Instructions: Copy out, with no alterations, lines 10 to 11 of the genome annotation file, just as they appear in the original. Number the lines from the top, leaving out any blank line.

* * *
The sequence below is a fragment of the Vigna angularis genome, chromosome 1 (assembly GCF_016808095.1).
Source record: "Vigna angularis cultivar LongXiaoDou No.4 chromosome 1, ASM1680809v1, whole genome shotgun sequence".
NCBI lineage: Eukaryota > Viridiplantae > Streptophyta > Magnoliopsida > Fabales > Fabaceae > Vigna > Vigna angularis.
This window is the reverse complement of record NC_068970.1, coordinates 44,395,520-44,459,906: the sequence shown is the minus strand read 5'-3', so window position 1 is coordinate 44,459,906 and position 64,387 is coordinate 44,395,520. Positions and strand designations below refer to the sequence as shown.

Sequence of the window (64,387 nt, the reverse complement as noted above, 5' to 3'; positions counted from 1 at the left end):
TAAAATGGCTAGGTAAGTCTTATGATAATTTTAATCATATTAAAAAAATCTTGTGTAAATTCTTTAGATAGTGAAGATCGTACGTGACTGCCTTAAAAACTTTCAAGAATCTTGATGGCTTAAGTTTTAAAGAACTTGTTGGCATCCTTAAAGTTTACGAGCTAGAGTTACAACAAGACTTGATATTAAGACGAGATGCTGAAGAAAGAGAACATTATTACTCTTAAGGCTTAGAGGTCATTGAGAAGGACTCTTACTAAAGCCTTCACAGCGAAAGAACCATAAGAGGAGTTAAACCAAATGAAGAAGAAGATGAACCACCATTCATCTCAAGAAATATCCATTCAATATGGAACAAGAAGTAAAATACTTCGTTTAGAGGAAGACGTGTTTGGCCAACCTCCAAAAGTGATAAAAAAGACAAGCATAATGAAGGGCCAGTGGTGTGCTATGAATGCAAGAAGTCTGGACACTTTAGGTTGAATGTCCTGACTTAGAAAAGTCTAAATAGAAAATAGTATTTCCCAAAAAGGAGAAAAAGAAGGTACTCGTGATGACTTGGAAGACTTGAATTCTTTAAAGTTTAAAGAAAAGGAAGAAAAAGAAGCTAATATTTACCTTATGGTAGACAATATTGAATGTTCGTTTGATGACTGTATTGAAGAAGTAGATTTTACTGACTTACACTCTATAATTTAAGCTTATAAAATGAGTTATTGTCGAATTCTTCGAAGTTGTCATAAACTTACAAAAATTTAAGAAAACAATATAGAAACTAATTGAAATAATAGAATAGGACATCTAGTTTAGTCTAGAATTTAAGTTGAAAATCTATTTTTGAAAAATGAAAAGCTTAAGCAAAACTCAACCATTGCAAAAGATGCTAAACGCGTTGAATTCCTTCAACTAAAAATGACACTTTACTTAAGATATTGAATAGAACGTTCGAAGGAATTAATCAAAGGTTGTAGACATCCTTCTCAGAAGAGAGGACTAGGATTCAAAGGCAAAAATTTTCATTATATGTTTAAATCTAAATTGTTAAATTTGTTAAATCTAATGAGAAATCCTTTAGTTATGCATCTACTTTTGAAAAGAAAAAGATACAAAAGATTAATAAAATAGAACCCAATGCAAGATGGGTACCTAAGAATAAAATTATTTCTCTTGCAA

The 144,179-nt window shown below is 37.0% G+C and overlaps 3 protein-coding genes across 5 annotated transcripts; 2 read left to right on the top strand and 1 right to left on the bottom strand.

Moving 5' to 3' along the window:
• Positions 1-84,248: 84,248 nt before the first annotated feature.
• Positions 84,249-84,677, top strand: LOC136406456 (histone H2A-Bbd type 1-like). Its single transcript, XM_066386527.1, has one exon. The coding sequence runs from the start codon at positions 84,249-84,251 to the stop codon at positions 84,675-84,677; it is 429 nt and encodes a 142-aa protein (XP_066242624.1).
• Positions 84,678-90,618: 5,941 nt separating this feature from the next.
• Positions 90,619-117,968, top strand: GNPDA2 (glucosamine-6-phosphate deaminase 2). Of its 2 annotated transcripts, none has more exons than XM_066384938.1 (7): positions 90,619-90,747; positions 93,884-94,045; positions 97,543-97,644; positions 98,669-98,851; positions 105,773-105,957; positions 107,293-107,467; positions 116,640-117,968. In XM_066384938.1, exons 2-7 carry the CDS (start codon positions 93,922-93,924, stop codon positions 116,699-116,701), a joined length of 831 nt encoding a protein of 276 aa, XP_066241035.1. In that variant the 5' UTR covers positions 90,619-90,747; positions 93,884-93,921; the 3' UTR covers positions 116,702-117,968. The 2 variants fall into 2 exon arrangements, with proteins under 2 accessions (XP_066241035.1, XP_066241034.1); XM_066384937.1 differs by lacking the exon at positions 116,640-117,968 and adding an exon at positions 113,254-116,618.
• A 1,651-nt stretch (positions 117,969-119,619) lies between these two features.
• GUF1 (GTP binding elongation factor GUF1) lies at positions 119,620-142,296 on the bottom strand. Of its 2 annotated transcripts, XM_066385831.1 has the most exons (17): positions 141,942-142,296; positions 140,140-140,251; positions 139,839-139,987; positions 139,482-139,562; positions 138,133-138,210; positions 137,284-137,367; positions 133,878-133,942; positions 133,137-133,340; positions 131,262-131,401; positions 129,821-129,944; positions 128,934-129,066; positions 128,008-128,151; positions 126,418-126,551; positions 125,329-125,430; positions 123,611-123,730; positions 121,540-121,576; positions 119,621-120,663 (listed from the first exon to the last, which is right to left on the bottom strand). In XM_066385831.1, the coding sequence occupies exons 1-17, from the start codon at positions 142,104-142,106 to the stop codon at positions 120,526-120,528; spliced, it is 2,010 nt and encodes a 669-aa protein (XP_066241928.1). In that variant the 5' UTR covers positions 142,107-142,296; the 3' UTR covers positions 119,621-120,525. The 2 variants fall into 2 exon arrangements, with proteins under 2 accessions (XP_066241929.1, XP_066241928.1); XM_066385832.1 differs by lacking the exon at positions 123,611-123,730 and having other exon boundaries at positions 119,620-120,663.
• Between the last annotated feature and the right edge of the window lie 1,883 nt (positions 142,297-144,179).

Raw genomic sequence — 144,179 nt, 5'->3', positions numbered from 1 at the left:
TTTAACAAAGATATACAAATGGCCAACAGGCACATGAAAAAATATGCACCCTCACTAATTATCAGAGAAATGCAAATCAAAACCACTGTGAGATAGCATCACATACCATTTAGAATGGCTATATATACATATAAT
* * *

• Positions 84,249-84,677, top strand: LOC136406456 (histone H2A-Bbd type 1-like). Its single transcript, XM_066386527.1, has one exon. The coding sequence runs from the start codon at positions 84,249-84,251 to the stop codon at positions 84,675-84,677; it is 429 nt and encodes a 142-aa protein (XP_066242624.1).
• Positions 84,678-90,618: 5,941 nt separating this feature from the next.